A Step-By-Step Guide to Tattoo Aftercare, According to Experts

For the overall health and healing of your new ink, follow these five important tips.

For those who love tattoos, there’s nothing quite like getting some fresh ink. Whether you’re into small, dainty tattoos or are working on completing a full sleeve of intricate designs, tattoos are artistic forms of self-expression. Even celebrities love them. You can choose to have something super meaningful etched on your body or just decide you want something pretty to look at forever. Obviously, getting a tattoo is a personal choice, and it’s a permanent decision, too. No matter what, you want to make sure your ink stays looking its best for the long haul.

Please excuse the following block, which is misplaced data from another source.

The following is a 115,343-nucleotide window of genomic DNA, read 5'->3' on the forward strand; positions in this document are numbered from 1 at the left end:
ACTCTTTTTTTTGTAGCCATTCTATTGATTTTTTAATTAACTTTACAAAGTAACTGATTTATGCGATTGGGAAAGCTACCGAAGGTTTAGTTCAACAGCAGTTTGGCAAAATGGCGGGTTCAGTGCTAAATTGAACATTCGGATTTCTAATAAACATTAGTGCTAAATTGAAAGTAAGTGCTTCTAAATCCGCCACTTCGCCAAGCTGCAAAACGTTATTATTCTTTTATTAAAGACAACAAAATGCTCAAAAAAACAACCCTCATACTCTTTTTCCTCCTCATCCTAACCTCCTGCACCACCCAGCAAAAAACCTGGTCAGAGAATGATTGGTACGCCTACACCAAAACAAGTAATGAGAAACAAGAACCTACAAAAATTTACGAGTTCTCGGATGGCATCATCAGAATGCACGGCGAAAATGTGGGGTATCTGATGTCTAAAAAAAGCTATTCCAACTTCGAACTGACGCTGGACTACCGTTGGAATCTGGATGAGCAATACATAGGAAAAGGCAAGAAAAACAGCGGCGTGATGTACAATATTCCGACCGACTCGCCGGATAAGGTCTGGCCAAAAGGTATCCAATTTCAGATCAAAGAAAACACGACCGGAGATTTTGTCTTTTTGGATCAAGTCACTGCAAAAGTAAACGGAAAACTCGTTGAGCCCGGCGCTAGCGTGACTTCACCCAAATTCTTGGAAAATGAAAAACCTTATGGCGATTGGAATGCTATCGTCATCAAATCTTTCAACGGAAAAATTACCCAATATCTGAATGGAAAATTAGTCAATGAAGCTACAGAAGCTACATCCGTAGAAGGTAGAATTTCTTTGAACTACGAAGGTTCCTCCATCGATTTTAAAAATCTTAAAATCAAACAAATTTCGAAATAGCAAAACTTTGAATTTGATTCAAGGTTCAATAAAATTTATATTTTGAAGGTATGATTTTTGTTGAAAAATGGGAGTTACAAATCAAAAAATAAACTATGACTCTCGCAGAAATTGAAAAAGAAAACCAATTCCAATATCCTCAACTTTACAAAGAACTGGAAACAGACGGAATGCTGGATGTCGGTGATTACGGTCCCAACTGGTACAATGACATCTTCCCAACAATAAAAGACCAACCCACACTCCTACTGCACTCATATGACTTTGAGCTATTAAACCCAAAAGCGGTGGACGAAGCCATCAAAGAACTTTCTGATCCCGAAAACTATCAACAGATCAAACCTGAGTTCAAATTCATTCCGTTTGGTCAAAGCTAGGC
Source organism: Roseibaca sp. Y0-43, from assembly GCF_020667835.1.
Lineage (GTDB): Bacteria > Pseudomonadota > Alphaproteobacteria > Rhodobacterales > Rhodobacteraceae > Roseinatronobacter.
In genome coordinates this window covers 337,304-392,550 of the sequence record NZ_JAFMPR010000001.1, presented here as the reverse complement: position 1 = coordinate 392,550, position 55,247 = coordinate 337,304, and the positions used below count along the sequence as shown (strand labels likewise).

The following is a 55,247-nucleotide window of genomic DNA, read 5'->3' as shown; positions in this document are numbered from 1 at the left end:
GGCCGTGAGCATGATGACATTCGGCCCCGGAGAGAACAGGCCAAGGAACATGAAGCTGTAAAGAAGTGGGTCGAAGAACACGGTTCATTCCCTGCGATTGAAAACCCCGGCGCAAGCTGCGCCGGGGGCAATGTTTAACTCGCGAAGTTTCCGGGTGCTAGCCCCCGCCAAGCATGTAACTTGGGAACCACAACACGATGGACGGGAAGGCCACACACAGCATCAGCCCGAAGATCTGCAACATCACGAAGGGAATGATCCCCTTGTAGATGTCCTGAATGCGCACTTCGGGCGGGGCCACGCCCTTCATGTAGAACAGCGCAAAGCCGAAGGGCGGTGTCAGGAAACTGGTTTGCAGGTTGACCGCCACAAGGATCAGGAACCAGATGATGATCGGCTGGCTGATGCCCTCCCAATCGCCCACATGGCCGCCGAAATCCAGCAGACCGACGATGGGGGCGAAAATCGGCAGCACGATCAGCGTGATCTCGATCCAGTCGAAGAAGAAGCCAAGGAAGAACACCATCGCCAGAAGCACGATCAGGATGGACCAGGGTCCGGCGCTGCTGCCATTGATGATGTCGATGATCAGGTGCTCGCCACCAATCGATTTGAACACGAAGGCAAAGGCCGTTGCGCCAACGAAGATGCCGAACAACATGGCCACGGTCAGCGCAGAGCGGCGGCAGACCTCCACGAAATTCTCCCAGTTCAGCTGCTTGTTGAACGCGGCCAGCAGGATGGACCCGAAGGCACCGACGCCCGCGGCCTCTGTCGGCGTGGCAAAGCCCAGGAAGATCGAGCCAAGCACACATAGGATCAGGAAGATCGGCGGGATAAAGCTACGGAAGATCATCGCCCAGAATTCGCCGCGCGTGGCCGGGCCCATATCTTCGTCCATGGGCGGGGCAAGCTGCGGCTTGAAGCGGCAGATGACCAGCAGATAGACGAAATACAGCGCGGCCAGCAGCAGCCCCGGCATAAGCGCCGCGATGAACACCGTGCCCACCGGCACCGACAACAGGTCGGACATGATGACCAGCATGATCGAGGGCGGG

That’s why we spoke to experts about tattoo aftercare. According to Brian Keith Thompson, founder, owner, and CEO of Body Electric Tattoo in West Hollywood, “Tattoo aftercare is important because it’s a permanent change to your body, and you want to make sure it heals properly. This way, you don’t have scarring or pigment fallout or an infection that can change the look of your tattoo.” When you make an investment in some fresh new ink, you really want to take care of it. Here’s how to prioritize the health, healing, and longevity of your tats so they can stay looking rad forever.

How to take care of a new tattoo:

1. Cover it and keep your hands off.